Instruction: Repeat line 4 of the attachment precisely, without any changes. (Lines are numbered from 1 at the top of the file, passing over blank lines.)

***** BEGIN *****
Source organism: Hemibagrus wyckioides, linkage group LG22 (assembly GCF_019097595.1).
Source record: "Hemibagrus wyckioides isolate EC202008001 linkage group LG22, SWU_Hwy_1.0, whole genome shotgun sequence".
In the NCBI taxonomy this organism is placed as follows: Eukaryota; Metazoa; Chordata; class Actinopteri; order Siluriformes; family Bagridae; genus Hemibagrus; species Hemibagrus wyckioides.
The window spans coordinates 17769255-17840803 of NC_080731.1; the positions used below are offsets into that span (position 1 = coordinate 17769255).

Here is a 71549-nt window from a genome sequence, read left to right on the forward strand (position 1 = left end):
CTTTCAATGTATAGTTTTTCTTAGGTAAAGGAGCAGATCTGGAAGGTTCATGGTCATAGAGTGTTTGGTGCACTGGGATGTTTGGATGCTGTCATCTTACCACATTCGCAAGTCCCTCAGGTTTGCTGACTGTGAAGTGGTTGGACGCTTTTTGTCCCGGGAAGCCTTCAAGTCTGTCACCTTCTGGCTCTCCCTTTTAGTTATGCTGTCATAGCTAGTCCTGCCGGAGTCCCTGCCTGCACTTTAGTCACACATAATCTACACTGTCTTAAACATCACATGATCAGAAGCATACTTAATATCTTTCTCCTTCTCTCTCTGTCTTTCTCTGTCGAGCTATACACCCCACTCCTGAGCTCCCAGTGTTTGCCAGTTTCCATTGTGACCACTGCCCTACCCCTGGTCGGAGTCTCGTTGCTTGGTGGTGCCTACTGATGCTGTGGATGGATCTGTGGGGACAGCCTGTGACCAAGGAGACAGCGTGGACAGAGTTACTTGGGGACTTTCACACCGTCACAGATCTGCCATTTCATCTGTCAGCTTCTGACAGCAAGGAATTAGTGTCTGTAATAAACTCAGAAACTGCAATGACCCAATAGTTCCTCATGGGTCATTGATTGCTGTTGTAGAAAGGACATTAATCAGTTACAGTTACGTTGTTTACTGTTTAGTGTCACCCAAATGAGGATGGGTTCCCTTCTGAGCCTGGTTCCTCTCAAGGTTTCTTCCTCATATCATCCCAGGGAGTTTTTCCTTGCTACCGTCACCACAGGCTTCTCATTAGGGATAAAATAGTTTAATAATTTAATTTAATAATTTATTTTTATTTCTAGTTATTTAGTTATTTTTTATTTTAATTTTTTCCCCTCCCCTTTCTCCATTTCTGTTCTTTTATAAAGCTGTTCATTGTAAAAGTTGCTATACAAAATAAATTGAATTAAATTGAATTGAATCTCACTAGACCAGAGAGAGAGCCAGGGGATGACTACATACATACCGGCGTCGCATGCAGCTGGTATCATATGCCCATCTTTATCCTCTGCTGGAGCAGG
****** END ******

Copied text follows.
The window spans coordinates 17769255-17840803 of NC_080731.1; the positions used below are offsets into that span (position 1 = coordinate 17769255).